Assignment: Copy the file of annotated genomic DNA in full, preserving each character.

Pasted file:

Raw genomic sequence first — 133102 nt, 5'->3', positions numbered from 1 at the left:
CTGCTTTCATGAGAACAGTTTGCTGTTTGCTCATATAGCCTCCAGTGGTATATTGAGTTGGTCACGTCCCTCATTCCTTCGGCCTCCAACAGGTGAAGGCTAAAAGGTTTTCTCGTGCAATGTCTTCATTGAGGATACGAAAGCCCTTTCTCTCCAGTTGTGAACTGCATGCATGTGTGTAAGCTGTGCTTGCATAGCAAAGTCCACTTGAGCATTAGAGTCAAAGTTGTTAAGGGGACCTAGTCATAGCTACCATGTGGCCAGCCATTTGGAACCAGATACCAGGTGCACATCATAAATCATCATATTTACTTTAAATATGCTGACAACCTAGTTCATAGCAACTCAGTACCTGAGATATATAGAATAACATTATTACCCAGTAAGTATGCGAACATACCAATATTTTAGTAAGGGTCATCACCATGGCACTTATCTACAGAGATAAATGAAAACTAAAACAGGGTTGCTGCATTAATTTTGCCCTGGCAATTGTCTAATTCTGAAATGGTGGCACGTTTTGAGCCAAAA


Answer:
Raw genomic sequence first — 133102 nt, 5'->3', positions numbered from 1 at the left:
CTGCTTTCATGAGAACAGTTTGCTGTTTGCTCATATAGCCTCCAGTGGTATATTGAGTTGGTCACGTCCCTCATTCCTTCGGCCTCCAACAGGTGAAGGCTAAAAGGTTTTCTCGTGCAATGTCTTCATTGAGGATACGAAAGCCCTTTCTCTCCAGTTGTGAACTGCATGCATGTGTGTAAGCTGTGCTTGCATAGCAAAGTCCACTTGAGCATTAGAGTCAAAGTTGTTAAGGGGACCTAGTCATAGCTACCATGTGGCCAGCCATTTGGAACCAGATACCAGGTGCACATCATAAATCATCATATTTACTTTAAATATGCTGACAACCTAGTTCATAGCAACTCAGTACCTGAGATATATAGAATAACATTATTACCCAGTAAGTATGCGAACATACCAATATTTTAGTAAGGGTCATCACCATGGCACTTATCTACAGAGATAAATGAAAACTAAAACAGGGTTGCTGCATTAATTTTGCCCTGGCAATTGTCTAATTCTGAAATGGTGGCACGTTTTGAGCCAAAA